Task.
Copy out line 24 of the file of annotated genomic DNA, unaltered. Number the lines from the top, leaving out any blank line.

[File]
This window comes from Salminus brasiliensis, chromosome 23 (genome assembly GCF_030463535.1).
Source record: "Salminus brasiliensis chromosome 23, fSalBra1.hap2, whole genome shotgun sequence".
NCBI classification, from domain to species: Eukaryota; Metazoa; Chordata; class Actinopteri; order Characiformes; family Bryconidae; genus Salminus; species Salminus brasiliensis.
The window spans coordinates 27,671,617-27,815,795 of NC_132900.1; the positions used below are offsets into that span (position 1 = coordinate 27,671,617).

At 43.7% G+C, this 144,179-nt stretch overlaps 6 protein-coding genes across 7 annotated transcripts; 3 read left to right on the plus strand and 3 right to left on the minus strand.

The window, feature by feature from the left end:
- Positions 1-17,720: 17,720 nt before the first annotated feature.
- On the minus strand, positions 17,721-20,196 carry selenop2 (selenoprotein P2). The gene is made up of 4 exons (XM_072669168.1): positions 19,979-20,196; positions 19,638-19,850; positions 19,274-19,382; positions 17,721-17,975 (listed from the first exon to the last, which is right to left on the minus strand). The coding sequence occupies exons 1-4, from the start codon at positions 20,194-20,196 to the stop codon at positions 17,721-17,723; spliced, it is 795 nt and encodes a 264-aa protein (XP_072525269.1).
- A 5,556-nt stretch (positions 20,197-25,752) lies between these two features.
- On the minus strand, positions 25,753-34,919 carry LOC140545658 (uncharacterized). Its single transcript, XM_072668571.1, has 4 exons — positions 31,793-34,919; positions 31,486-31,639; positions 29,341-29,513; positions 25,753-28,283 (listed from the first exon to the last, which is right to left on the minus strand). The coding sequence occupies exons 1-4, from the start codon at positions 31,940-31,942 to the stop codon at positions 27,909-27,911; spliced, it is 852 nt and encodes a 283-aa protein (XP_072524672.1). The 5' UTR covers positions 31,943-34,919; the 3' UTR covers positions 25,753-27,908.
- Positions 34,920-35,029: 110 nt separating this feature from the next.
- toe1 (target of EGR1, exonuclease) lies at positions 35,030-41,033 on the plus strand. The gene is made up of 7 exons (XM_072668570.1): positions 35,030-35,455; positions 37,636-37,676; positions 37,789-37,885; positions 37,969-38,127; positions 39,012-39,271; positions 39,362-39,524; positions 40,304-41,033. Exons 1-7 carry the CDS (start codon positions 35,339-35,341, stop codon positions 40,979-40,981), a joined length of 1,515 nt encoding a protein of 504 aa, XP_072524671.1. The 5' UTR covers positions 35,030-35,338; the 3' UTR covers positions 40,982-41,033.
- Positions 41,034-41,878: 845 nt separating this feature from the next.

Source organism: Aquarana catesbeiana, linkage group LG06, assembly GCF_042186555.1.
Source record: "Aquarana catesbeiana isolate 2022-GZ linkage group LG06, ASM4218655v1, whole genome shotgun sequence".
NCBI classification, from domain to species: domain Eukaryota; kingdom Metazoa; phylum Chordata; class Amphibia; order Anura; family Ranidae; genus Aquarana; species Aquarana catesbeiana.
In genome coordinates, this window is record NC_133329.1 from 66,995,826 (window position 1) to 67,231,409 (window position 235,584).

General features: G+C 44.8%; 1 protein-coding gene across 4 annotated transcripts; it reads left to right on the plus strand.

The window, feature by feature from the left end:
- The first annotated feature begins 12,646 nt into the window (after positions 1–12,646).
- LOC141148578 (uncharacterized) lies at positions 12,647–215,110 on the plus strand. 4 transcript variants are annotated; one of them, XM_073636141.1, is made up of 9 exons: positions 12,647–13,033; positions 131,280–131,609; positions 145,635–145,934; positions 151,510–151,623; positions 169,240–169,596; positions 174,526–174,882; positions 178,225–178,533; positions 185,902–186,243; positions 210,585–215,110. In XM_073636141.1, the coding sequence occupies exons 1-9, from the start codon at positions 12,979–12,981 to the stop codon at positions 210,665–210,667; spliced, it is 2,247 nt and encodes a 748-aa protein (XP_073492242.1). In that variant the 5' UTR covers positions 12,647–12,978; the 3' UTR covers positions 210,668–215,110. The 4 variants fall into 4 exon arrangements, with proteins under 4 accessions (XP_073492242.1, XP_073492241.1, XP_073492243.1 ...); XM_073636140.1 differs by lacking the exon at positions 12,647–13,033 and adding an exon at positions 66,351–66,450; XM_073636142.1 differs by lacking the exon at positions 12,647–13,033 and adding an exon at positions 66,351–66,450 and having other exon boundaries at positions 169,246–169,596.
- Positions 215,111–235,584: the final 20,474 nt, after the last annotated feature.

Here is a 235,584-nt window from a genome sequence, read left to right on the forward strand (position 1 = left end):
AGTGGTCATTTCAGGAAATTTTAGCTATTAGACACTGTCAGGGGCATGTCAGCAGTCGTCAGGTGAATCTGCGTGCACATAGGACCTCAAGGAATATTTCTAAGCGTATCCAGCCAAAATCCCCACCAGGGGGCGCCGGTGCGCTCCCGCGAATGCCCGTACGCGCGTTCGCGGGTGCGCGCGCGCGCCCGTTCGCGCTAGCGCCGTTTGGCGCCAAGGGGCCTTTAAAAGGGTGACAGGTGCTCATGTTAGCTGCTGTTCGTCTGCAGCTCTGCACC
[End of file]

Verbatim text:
AGTGGTCATTTCAGGAAATTTTAGCTATTAGACACTGTCAGGGGCATGTCAGCAGTCGTCAGGTGAATCTGCGTGCACATAGGACCTCAAGGAATATTTCTAAGCGTATCCAGCCAAAATCCCCACCAGGGGGCGCCGGTGCGCTCCCGCGAATGCCCGTACGCGCGTTCGCGGGTGCGCGCGCGCGCCCGTTCGCGCTAGCGCCGTTTGGCGCCAAGGGGCCTTTAAAAGGGTGACAGGTGCTCATGTTAGCTGCTGTTCGTCTGCAGCTCTGCACC